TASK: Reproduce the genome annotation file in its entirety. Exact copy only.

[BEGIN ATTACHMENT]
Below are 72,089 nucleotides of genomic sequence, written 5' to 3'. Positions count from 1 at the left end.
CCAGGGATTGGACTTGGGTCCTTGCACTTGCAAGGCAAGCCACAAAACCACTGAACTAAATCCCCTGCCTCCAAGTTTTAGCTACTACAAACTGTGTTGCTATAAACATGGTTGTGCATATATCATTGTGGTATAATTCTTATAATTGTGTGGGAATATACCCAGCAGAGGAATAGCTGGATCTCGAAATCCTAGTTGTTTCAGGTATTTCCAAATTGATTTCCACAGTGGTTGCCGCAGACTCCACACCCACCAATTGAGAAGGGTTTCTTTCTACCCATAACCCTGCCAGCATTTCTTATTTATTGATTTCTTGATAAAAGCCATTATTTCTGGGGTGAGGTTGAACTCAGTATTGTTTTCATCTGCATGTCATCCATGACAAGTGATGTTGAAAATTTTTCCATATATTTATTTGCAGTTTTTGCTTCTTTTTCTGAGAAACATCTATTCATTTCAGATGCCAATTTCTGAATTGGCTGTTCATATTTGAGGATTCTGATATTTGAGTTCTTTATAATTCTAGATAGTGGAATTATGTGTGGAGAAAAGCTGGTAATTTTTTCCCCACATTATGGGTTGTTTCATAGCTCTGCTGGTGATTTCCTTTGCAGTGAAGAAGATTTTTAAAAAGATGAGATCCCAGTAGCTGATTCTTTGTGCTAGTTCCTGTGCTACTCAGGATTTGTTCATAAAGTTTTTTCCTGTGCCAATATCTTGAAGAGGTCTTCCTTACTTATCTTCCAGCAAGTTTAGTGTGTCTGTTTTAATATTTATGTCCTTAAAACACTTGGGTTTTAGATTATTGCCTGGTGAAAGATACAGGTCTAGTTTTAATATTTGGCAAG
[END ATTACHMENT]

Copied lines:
Below are 72,089 nucleotides of genomic sequence, written 5' to 3'. Positions count from 1 at the left end.
CCAGGGATTGGACTTGGGTCCTTGCACTTGCAAGGCAAGCCACAAAACCACTGAACTAAATCCCCTGCCTCCAAGTTTTAGCTACTACAAACTGTGTTGCTATAAACATGGTTGTGCATATATCATTGTGGTATAATTCTTATAATTGTGTGGGAATATACCCAGCAGAGGAATAGCTGGATCTCGAAATCCTAGTTGTTTCAGGTATTTCCAAATTGATTTCCACAGTGGTTGCCGCAGACTCCACACCCACCAATTGAGAAGGGTTTCTTTCTACCCATAACCCTGCCAGCATTTCTTATTTATTGATTTCTTGATAAAAGCCATTATTTCTGGGGTGAGGTTGAACTCAGTATTGTTTTCATCTGCATGTCATCCATGACAAGTGATGTTGAAAATTTTTCCATATATTTATTTGCAGTTTTTGCTTCTTTTTCTGAGAAACATCTATTCATTTCAGATGCCAATTTCTGAATTGGCTGTTCATATTTGAGGATTCTGATATTTGAGTTCTTTATAATTCTAGATAGTGGAATTATGTGTGGAGAAAAGCTGGTAATTTTTTCCCCACATTATGGGTTGTTTCATAGCTCTGCTGGTGATTTCCTTTGCAGTGAAGAAGATTTTTAAAAAGATGAGATCCCAGTAGCTGATTCTTTGTGCTAGTTCCTGTGCTACTCAGGATTTGTTCATAAAGTTTTTTCCTGTGCCAATATCTTGAAGAGGTCTTCCTTACTTATCTTCCAGCAAGTTTAGTGTGTCTGTTTTAATATTTATGTCCTTAAAACACTTGGGTTTTAGATTATTGCCTGGTGAAAGATACAGGTCTAGTTTTAATATTTGGCAAG